Trenton City Council voted 5-1 last night to approve changes to the redevelopment plan for the area around the train station that could see two large, historic houses razed to make way for a proposed 25 story building. (Read the Times article here.)
Citing the potential for jobs and the need to develop the area "now," City Officials tossed aside the fact that the buildings sit in an historic district which, one would presume, should offer some protection from the bulldozer.
More disturbing is the fact that these changes to the redevelopment plan seem to favor the designated developer over the rights of the current property owners. We fully expect another eminent domain case to arise out of this.
Trenton's officials just haven't gotten the message yet that we should not always bend the existing rules to fit the developers. Instead, the developers should make their plans according to existing planning, zoning, and historic guidelines. They were all drafted and adopted for particular reasons and were not compiled on a whim.
The last several years have given us examples of the wrongheaded decisions made by Council majorities, as well as those of the Planning and Zoning Boards. And what have we gotten for the trouble:
The Leewood Group was granted development rights to a large section of the city's South Ward for one year with no "proposed plan" on the table. But suddenly drawings appeared of a razed and rebuilt neighborhood much to the chagrin of the homeowners in the area. This lead to a very heated and protracted battle that fortunately scuttled the project in favor of a more preservation minded approach. Meanwhile the proposed Historic District designation for a part of the same area has been held up because city officials won't sign off on it.
Hovnanian's plans for the Champale site, initially heralded and approved by officials and the public alike, turned into a nightmare when the redevelopment area was changed to include privately held properties. This lead to an ugly eminent domain fight that has yet to be completely resolved. People's lives and properties are in limbo and Hovnanian (with the aid of members of the Palmer Administration) is trying to salvage something out of the plan.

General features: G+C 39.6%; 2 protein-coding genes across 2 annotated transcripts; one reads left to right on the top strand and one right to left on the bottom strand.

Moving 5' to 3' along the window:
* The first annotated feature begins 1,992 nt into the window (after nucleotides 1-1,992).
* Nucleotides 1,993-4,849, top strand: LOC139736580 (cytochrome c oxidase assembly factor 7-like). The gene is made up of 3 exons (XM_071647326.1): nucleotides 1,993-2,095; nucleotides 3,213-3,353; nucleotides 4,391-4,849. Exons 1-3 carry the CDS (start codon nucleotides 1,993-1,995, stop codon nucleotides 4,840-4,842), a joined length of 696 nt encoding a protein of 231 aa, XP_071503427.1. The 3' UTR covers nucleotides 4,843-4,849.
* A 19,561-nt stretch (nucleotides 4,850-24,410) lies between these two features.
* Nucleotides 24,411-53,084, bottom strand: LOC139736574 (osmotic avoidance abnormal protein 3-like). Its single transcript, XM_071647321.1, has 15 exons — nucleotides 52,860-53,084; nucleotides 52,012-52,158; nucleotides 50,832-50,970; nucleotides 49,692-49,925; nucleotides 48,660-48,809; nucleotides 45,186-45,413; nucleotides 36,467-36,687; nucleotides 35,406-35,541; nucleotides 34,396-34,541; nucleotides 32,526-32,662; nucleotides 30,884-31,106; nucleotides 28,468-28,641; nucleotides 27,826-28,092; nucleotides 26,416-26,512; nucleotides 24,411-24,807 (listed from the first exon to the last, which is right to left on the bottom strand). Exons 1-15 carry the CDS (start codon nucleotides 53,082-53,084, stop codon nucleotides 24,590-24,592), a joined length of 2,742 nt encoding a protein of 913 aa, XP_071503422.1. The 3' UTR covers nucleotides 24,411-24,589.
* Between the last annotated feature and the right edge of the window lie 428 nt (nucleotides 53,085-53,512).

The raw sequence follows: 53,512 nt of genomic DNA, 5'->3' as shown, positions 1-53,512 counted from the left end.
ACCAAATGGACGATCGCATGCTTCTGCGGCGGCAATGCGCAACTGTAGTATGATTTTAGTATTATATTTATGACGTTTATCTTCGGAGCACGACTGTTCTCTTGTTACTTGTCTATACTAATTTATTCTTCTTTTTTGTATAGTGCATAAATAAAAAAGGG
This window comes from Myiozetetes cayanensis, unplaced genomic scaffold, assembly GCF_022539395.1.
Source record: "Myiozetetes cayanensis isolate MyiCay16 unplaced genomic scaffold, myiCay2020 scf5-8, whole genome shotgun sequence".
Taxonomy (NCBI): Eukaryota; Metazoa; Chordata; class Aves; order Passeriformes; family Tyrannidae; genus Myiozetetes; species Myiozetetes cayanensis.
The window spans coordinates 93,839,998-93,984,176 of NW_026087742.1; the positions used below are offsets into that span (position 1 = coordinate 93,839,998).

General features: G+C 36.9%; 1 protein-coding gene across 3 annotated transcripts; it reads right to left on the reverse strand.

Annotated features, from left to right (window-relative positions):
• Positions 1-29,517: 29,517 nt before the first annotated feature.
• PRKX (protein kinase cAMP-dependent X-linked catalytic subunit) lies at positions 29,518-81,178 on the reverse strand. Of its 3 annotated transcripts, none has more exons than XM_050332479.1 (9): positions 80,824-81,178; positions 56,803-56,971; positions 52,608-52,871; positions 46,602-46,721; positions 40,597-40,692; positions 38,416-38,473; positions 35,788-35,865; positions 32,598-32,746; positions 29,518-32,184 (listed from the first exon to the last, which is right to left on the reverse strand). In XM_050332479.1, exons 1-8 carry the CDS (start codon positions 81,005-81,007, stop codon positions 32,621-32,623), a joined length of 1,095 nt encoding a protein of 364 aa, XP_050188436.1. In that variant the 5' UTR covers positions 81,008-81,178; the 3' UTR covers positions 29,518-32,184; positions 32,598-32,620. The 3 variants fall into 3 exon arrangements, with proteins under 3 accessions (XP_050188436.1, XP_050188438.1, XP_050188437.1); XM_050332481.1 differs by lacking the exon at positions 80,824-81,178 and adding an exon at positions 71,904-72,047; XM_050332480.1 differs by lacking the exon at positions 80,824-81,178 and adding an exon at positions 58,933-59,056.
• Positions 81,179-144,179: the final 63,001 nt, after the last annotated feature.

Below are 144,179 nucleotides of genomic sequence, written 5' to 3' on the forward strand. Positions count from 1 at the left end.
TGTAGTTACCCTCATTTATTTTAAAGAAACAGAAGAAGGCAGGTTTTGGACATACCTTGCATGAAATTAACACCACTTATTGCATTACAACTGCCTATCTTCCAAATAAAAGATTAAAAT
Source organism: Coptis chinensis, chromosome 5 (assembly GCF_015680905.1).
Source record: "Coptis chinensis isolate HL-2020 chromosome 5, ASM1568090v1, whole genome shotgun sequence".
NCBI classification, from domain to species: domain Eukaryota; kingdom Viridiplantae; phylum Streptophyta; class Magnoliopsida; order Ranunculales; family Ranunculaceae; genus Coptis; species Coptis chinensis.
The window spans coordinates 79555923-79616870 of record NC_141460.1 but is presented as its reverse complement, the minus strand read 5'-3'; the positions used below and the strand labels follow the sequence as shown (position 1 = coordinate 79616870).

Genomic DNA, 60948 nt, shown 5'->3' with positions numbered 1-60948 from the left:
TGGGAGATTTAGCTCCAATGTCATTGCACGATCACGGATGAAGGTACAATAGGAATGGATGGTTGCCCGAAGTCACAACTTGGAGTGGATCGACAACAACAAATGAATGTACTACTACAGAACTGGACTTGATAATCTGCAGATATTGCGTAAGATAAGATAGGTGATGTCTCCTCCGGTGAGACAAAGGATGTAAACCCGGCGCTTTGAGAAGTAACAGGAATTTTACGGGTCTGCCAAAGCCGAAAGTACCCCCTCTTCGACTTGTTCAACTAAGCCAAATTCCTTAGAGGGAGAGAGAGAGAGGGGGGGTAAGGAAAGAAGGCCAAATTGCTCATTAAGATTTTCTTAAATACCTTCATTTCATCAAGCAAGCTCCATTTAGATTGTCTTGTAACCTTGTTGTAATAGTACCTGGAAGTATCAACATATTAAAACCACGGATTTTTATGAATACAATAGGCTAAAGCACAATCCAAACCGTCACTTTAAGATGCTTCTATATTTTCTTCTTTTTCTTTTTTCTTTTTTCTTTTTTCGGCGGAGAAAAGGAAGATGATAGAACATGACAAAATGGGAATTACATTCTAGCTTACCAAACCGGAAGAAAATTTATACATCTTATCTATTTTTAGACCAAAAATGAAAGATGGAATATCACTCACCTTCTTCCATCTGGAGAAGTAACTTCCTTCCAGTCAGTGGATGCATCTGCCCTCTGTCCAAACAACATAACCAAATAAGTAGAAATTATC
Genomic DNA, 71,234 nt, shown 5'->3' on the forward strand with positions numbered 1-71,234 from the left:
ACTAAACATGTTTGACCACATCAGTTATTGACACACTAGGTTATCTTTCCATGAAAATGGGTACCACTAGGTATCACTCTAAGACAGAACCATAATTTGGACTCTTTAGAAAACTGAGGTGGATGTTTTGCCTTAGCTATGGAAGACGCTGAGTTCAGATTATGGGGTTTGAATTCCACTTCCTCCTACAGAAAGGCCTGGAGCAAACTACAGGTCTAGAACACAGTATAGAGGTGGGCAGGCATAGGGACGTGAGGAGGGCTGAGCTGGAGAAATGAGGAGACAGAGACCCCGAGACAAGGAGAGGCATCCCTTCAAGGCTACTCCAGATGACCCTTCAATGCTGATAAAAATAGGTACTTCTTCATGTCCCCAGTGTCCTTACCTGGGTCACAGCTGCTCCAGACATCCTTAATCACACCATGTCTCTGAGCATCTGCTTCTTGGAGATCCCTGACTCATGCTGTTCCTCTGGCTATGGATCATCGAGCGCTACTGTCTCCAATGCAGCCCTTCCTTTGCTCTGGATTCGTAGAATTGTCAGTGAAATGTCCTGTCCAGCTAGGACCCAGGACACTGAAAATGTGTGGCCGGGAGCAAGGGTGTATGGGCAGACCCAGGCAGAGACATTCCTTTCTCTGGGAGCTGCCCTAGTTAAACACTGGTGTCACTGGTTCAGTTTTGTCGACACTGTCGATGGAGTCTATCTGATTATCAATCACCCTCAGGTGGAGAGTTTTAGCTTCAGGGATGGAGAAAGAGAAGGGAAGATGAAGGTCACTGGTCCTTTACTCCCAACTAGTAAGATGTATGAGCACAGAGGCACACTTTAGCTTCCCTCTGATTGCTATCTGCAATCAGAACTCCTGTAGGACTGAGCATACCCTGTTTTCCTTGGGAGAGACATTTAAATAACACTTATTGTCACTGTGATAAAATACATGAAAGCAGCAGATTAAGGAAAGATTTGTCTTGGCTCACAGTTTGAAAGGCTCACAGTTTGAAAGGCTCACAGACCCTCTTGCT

Full Spectrum's Town Center project set for a block bounded by E. State and E. Hanover between Montgomery and Stockton has yet to see a shovel hit the ground. This too would entail the acquisition of privately held properties and thus has owners and occupants on edge waiting to see what will happen.
And let's not forget the ridiculous Taco Bell/Long John Silver's soon to open in an improbable location on S. Broad Street that should never have been approved. (And,yes,the court's obviously disagree with that position. But that doesn't make the approval a better decision).
So while all these grand plans are afloat and City Officials bend over backwards to please the developers, we have empty buildings galore that could and should be renovated (where needed) and utilized.
There are still plenty of units available in the Broad Street Bank Building for those looking for downtown living space.
Former Senator Toricelli's projects downtown are still largely vacant for those looking for commercial space. (And we hear his proposal to build a new building at Front and Warren across from the Golden Swan is dead...after he stole the property out from under another buyer with the city's help!)
The Sussman family's Nexus Properties is sitting on a manner of properties downtown...not the least of with is the gorgeous but deteriorating Trenton Savings Fund Society building on E. State Street.
And what about the former "DMV" building on S. Montgomery that sits, empty, waiting for tenants?
These are but a few examples. There are plenty more.
Let's stop tearing down the great old buildings and constructing new monstrosities that are unneeded.
Let's use what we have to the fullest first.
Aren't we supposed to be a "green" city?